This is the main plot line of Death on the Nile. The rest is a series of false leads meant to keep the audience guessing as to who is behind the murders. My girlfriend, who fell asleep despite her desires to the contrary, guessed the killers from the beginning. Hence, she did not have to sit through the endless questioning that, for this reviewer, makes the film little different from Murder on the Orient Express. If you question anyone for long enough, the truth will emerge. As such, it does not seem as clever as other detective stories I have already mentioned. I will credit the predecessor and Death on the Nile for being well shot and acted. Whatever his failings as a sleuth, I enjoy the character of Hercule Poirot. Branagh does a great job with him. His methods are a bit boring, but I like the little details he adds. If something is out of place, Poirot will notice, and that is basically what leads him to the correct conclusions in the end.
There is a great deal in Death on the Nile about love and whether or not anyone should pursue it. It even going so far to say that 1 Corinthians had it wrong about love. As you can probably guess, that caught this Catholic reviewer’s attention. The passage is found in 1 Corinthians 13:4-8, “Love is patient, love is kind. It is not jealous, [love] is not pompous, it is not inflated, it is not rude, it does not seek its own interests, it is not quick-tempered, it does not brood over injury, it does not rejoice over wrongdoing but rejoices with the truth. It bears all things, believes all things, hopes all things, endures all things. Love never fails. If there are prophecies, they will be brought to nothing; if tongues, they will cease; if knowledge, it will be brought to nothing.” These are some of the most famous passages on the subject in the English language, let alone the whole of Christendom. It is used at almost every wedding, and for good reason. People often confuse them as relating to the love shared between two people. Instead, they are meant to be a model for how God loves us, and in turn inspire us as to how to love others. The film, though, makes this seem like a tall order. Poirot lost Katherine to a mortar attack. Linnet is murdered by a false lover. Bouc, though not killed out of disordered passion directed at him, nonetheless had to contend with Euphemia not approving of his choice for a beau, the African American Rosalie Otterbourne (Letitia Wright). The suggestion seems to be that love is simply a pathway to ruin. Poirot swore it off completely after losing Katherine, choosing his work instead, though by the end his shaved off mustache would suggest that he is trying to heal. Ultimately, only the love of God can do that, and since none of the characters appear to give much thought to God, then you can understand why they suffer.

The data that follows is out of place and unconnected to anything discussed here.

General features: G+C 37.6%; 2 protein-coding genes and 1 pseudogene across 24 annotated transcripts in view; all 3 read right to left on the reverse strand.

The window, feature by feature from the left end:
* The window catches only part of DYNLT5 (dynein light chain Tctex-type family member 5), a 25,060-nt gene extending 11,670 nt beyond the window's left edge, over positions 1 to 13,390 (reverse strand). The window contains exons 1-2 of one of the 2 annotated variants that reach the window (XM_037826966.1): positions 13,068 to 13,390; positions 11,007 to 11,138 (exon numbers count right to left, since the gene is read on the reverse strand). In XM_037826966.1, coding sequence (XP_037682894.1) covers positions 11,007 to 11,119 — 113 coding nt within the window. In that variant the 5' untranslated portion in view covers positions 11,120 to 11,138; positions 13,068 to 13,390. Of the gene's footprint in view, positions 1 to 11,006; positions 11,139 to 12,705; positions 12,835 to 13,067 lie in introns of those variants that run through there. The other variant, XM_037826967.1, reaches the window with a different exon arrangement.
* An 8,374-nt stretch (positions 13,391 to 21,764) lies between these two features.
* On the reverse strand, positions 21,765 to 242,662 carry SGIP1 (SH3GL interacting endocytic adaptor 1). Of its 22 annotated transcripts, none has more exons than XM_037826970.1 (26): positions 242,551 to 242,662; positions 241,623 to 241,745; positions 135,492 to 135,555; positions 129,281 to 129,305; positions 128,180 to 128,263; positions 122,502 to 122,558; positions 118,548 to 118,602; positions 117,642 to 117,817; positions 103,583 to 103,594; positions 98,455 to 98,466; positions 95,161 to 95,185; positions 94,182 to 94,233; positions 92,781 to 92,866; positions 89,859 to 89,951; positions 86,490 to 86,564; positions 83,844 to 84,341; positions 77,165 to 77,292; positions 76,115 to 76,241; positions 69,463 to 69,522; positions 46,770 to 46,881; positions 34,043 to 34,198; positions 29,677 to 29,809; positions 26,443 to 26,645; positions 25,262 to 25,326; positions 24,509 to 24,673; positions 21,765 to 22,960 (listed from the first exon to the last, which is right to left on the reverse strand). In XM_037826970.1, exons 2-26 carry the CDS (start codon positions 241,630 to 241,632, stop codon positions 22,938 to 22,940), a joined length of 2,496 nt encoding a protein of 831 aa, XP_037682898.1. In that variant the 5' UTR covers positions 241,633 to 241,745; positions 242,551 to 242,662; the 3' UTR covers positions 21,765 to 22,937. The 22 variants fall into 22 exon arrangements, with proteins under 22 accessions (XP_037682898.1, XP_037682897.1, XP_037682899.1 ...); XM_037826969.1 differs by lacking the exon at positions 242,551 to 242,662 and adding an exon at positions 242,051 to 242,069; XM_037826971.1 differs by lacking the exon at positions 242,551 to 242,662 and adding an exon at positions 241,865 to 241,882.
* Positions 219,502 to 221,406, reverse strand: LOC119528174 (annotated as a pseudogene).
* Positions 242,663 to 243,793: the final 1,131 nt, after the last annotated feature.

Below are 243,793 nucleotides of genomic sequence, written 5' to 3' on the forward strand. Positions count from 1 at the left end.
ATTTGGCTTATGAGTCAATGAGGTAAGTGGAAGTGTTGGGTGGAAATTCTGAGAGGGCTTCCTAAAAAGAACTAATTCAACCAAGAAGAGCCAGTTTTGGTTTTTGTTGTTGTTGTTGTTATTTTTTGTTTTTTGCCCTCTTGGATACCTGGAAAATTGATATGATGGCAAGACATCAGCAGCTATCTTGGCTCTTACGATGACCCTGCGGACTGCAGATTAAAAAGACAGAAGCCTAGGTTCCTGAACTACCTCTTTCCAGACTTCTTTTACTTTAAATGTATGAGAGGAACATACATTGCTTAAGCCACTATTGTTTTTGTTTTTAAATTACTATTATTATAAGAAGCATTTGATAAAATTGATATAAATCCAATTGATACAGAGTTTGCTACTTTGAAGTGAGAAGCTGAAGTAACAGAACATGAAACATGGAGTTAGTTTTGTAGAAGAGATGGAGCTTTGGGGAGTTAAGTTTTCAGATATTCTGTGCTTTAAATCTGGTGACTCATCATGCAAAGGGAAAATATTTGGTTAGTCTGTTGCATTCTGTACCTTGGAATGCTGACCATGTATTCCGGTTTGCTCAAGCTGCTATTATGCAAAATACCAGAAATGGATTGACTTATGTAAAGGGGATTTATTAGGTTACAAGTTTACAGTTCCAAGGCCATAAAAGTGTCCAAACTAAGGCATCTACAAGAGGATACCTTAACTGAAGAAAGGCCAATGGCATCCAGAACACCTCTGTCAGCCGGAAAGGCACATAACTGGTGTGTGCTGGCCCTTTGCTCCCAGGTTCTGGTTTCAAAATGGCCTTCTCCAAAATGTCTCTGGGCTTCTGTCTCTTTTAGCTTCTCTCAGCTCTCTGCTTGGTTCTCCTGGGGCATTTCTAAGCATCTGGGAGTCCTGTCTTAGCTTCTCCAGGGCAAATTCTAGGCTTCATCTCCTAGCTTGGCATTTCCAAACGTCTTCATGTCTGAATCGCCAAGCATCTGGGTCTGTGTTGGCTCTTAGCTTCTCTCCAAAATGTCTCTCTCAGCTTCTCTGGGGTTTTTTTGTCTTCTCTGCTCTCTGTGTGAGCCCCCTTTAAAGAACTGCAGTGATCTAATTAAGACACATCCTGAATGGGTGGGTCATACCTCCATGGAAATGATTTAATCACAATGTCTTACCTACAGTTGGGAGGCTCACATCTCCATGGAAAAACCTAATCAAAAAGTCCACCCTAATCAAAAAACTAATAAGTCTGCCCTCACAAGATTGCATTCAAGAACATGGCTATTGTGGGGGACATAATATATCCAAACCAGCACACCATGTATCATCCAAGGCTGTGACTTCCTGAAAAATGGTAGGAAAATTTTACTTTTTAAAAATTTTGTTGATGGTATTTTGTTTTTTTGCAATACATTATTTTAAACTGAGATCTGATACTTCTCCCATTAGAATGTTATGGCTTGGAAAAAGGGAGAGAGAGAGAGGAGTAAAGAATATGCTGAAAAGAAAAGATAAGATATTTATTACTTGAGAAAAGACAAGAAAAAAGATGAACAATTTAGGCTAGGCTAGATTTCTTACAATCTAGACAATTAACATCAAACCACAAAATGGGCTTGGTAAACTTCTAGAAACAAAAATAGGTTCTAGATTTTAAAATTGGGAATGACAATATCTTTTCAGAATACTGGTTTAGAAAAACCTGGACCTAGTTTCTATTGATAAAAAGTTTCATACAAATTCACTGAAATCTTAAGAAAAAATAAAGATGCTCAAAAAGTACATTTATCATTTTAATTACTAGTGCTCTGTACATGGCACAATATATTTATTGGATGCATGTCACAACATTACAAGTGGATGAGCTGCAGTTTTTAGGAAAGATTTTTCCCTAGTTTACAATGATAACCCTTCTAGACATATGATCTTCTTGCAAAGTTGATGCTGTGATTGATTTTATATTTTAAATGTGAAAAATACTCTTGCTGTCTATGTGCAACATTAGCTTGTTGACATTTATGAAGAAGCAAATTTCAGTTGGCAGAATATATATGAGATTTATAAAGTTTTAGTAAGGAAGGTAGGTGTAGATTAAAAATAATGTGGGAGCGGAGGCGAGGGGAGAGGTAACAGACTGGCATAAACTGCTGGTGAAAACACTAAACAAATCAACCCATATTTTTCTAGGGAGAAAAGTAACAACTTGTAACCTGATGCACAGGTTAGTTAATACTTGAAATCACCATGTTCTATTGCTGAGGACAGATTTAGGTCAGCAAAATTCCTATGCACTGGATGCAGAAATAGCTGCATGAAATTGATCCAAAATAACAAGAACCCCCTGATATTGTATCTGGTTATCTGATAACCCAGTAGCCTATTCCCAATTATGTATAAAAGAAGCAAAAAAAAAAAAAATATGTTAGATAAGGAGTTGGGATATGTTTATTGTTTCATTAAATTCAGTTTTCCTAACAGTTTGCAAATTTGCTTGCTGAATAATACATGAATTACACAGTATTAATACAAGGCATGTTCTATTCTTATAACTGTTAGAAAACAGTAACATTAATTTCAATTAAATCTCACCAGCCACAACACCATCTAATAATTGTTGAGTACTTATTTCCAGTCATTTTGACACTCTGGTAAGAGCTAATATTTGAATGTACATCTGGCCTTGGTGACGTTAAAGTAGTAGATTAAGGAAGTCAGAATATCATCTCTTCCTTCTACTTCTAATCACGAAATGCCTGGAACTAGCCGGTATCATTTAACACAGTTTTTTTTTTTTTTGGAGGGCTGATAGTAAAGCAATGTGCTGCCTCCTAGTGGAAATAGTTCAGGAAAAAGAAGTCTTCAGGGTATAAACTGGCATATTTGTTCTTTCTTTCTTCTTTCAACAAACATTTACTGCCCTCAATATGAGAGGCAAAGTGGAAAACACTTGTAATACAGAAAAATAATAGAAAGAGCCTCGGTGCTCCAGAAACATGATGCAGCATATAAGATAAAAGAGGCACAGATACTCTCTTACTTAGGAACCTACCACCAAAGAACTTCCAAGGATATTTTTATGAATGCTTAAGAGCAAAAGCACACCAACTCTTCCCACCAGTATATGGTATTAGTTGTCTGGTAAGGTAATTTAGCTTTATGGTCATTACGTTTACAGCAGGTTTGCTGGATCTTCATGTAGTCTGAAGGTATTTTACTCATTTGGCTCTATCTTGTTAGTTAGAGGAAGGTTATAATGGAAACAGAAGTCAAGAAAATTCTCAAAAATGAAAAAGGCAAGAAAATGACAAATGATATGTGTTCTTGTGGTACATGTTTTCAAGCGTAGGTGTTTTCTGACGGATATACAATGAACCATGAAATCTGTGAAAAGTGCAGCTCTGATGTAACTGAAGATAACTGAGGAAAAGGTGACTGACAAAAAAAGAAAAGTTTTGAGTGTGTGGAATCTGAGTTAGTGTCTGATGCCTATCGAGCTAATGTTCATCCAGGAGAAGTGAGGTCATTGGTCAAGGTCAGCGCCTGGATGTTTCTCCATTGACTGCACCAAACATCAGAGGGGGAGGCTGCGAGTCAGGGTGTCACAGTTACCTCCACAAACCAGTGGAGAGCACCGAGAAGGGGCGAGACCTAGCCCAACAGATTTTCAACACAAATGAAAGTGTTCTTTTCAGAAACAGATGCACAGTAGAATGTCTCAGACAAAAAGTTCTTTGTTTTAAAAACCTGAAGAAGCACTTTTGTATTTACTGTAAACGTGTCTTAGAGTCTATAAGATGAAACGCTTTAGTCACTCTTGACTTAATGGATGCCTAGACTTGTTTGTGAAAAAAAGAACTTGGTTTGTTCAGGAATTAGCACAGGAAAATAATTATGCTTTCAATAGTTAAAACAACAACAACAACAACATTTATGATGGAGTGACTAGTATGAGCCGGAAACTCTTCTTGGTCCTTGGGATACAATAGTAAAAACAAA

Anyway, Death on the Nile is kind of dull all around, as evidenced by my snoozing girlfriend. The performances and filming are well done, but some of the computer generated imagery (CGI) is surprisingly bad. It also had the misfortune of coming out on Super Bowl weekend, which I think is partially responsible for its dismal performance at the box office. Either way, it is a skippable movie.